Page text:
Description Usage Arguments Details Value Note Author(s) References See Also Examples

One function for calculating the S-optimality criterion is provided here. This help file documents this function and also describes optimality criteria from other related packages, referring to space filling optimality like the S criterion or to model-based optimality like the well-known D-criterion.

1 2 |

`design` |
matrix, often normalized to unit cube, |

`...` |
two or more designs, either all of type |

Function `Scalc`

calculates the S criterion for optimality, which is
employed in package lhs for most optimization purposes (exception:
maximin designs). The criterion is the harmonic mean of all pairwise
interpoint distances, and space-filling optimization tries to maximize it.

Function `eval.design`

from package AlgDesign
calculates various model-based optimality criteria:

- confounding
a confounding matrix of effects, if requested

- determinant
the k-th root of the determinant of Z'Z/N, where Z is the model matrix of the model under investigation, k is the number of columns of Z and N the number of rows; this is the quantity optimized for D-optimal designs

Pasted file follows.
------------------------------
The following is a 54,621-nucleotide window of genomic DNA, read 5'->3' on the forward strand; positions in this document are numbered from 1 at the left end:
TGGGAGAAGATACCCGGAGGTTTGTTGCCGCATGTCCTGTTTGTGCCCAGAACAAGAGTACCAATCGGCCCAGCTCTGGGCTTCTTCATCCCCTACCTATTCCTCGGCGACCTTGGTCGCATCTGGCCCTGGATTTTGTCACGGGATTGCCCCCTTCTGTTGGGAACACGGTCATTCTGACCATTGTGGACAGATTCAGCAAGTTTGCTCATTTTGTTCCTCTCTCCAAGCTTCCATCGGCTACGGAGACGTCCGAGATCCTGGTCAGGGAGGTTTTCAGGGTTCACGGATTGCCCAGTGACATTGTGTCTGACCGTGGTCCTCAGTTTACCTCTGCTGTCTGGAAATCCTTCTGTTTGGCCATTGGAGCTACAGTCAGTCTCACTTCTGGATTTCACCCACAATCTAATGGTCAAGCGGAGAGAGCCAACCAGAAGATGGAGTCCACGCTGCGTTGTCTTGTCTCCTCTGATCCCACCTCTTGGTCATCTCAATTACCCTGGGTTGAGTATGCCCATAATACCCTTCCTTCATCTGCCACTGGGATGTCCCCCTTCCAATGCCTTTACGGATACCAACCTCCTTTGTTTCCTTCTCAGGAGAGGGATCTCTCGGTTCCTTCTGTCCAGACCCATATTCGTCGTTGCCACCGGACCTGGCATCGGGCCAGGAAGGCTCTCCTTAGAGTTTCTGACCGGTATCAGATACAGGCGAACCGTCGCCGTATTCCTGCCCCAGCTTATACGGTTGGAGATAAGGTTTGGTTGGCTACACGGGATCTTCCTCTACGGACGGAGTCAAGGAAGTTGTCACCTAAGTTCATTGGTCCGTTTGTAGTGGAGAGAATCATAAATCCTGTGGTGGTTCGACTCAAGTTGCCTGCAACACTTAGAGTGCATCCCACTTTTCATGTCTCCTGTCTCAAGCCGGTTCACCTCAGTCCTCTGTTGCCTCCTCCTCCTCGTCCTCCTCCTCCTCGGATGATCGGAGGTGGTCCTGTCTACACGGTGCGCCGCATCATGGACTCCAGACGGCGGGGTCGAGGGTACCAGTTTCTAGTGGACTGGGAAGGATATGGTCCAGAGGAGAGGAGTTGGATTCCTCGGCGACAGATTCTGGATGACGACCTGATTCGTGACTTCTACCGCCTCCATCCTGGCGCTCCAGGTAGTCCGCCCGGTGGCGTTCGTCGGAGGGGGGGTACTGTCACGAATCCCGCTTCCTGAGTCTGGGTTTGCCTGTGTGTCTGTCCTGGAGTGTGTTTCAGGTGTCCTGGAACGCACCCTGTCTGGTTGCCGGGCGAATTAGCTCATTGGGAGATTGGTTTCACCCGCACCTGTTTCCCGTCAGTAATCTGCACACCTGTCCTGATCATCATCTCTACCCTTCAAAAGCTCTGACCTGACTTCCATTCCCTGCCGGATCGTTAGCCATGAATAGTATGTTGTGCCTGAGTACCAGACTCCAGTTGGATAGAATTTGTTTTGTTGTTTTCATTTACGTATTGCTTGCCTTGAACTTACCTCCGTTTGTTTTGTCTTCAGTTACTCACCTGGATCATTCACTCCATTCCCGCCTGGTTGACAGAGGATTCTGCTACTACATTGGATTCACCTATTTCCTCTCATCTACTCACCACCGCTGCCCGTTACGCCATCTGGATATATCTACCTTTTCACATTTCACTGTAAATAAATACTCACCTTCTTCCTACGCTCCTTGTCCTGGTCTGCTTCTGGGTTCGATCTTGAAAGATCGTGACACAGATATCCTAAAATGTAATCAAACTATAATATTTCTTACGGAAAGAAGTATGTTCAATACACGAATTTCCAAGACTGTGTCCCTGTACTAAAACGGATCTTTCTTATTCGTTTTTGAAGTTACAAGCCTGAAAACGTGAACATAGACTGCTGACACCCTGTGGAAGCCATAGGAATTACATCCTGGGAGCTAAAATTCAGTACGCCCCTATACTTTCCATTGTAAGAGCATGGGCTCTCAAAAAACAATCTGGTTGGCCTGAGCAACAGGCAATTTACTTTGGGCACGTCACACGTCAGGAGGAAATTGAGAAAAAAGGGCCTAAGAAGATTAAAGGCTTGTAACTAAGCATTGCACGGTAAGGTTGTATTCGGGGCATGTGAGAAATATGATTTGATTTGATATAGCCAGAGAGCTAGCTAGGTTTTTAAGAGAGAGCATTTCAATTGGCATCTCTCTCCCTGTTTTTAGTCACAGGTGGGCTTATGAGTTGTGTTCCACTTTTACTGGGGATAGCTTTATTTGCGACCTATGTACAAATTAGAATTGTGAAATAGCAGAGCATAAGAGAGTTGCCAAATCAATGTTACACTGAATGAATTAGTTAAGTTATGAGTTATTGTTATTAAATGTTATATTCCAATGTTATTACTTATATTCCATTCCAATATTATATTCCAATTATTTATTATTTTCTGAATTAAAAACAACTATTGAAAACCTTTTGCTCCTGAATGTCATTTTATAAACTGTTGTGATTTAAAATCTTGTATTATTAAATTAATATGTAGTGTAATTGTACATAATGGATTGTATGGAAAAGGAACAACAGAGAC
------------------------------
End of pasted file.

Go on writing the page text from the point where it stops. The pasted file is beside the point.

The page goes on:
- A
the arithmetic mean of coeffient variance multipliers, i.e. the average diagonal element of the inverse of Z'Z/N, intercept included

- I
the average prediction variance over a space X; calculated only, if X is specified

- Ge
the minimax normalized variance over X; calculated only, if X is specified

- Dea
A lower bound on D efficiency for approximate theory designs. It is equal to exp(1-1/Ge), i.e. is also calculated only, if X is specified.

- diagonality
the k-th root of the ratio of the determinant of M1 divided by the product of diagonal elements of M1, where M1 is Z'Z with the column and row referring to the intercept removed, and k the number of columns of M1; if this is 1, the coefficient estimates are uncorrelated.

- gmean.variances
the geometric mean of normalized coeffient variance multipliers (intercept excluded), i.e. the geometric mean of the diagonal elements of the inverse of Z'Z/N, without the first element, if an intercept is in the model.

Several functions from package DiceDesign calculate optimality criteria
regarding the space filling qualities of a design. These functions
normalize the design to lie in the unit cube,
if it does not yet do so. Application of these functions